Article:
Why should you make a Will?
It seems like a very morbid task and many shy away from doing it, however, just like Life Insurance making a Will is an essential part of providing for your family.
In fact both Partners should have a Will as this is a protection if anything should happen to either of you.
The process of making a Will is very simple.
You can ask your Solicitor, you can even get a Will kit and make it out yourself but for families it is more advisable to have your Solicitor handle it as they will know everything that is required under law.
1. Deciding who inherits
Making a Will allows you to decide who inherits and what they inherit.
You may not realise it but if you die without leaving a legal Will then the intestacy rules apply and your affairs will be handed over to the law (i.e. Trustee & Guardian Dept) who will decide who should inherit, this is a slow process and your family can be left without clear direction and finances for some time while the Dept administer your affairs.
In addition when there is no Will this can leave room for someone to contest and slow down the process for administration.
By having a legal Will in place you are ensured that your wishes will be carried out expediently and with minimum of stress.
2. Nominating your own Executor
When you make a Will you can decide who administers your estate i.e. the Executor of your estate.
You are able to nominate a relative or trusted family friend – someone you know you can rely on to handle matters properly in a sensitive manner and according to your wishes.
3. Saving trouble, expense and delay
When there is a legal Will in place it saves a lot of trouble, expense and delay for your loved ones; without a Will (as noted above) the intestacy rules apply and this often means a delay in paying your creditors as well as a delay to your family in receiving their inheritance.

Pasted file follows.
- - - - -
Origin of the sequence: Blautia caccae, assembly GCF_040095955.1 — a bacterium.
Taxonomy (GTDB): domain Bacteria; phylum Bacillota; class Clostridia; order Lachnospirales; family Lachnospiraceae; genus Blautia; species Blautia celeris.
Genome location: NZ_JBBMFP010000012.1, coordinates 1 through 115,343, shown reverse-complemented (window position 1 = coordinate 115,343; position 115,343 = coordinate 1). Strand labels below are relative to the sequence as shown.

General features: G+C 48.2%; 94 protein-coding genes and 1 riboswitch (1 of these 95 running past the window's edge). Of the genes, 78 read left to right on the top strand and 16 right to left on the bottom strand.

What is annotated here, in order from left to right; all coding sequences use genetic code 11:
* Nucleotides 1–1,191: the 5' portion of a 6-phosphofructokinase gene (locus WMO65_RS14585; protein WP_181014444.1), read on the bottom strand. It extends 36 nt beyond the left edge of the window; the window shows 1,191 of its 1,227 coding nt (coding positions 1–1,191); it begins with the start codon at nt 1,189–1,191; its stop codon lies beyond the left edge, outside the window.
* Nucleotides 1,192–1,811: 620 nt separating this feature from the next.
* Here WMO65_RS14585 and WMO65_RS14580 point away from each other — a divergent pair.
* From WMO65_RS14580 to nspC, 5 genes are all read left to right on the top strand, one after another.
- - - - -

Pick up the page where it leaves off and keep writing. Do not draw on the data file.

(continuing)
4. Avoid disputes and later stress
Leaving a legal Will avoids disputes between your loved ones during what is an already very stressful, sad and uncertain time.
Intestacy rules often mean relatives and friends feel left out and can lead to unnecessary strain and pressure on your loved ones.
5. Benefiting your children
A legal Will ensures that if anything happens to both you and your spouse at the same time your Children will be properly cared for with regard to who will be their Guardian/s, their maintenance and inheritance.
If you do not leave a legal Will with an appointed Guardian/s then Social Services may be called in to make the decision for you.
Garth Brown’s Comment
From our professional experience in dealing with property conveyancing we always recommend to our Clients to have a current, legal Will in place prepared by a specialist Solicitor, there can be pitfalls in preparing a Will from a Kit especially in regard to inheritance tax and other responsibilities under the law.
It is important to keep in mind that if you have a Will but have considerably changed circumstances (i.e. death of spouse, divorce, second marriage) then any existing Will may not reflect your current situation and you will need to consult your Solicitor to make a new legal Will.
Sorting through your financial affairs (known as probate) can be a long and frustrating process for your loved ones.
Having all your financial documents, such as tax returns, Centrelink information, insurance, details of assets, title deeds, and any other important documentation in one place will help immeasurably – just remember to tell someone where that place is.